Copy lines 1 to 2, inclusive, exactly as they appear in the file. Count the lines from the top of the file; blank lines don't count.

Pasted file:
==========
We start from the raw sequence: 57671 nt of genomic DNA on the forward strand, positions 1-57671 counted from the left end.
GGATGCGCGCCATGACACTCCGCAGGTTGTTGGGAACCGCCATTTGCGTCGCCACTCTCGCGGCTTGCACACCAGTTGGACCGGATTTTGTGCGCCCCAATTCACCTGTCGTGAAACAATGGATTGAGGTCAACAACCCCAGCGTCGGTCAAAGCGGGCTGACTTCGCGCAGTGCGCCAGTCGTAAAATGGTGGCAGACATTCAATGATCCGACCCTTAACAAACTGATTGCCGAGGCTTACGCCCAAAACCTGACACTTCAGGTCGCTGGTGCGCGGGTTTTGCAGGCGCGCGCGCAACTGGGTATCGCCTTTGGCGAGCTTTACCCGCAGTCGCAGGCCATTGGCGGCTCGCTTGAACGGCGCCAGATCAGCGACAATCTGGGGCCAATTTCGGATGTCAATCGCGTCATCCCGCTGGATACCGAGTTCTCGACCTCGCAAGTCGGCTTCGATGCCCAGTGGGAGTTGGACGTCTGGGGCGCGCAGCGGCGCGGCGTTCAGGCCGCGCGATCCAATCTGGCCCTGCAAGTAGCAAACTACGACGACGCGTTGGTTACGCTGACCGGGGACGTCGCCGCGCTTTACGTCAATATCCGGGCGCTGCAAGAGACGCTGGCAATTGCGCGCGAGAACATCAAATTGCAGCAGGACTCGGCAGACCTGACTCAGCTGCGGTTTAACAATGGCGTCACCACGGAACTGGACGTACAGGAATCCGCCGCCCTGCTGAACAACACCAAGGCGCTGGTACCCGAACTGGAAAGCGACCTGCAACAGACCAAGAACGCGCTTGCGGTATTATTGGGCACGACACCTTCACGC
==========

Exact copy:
We start from the raw sequence: 57671 nt of genomic DNA on the forward strand, positions 1-57671 counted from the left end.
GGATGCGCGCCATGACACTCCGCAGGTTGTTGGGAACCGCCATTTGCGTCGCCACTCTCGCGGCTTGCACACCAGTTGGACCGGATTTTGTGCGCCCCAATTCACCTGTCGTGAAACAATGGATTGAGGTCAACAACCCCAGCGTCGGTCAAAGCGGGCTGACTTCGCGCAGTGCGCCAGTCGTAAAATGGTGGCAGACATTCAATGATCCGACCCTTAACAAACTGATTGCCGAGGCTTACGCCCAAAACCTGACACTTCAGGTCGCTGGTGCGCGGGTTTTGCAGGCGCGCGCGCAACTGGGTATCGCCTTTGGCGAGCTTTACCCGCAGTCGCAGGCCATTGGCGGCTCGCTTGAACGGCGCCAGATCAGCGACAATCTGGGGCCAATTTCGGATGTCAATCGCGTCATCCCGCTGGATACCGAGTTCTCGACCTCGCAAGTCGGCTTCGATGCCCAGTGGGAGTTGGACGTCTGGGGCGCGCAGCGGCGCGGCGTTCAGGCCGCGCGATCCAATCTGGCCCTGCAAGTAGCAAACTACGACGACGCGTTGGTTACGCTGACCGGGGACGTCGCCGCGCTTTACGTCAATATCCGGGCGCTGCAAGAGACGCTGGCAATTGCGCGCGAGAACATCAAATTGCAGCAGGACTCGGCAGACCTGACTCAGCTGCGGTTTAACAATGGCGTCACCACGGAACTGGACGTACAGGAATCCGCCGCCCTGCTGAACAACACCAAGGCGCTGGTACCCGAACTGGAAAGCGACCTGCAACAGACCAAGAACGCGCTTGCGGTATTATTGGGCACGACACCTTCACGC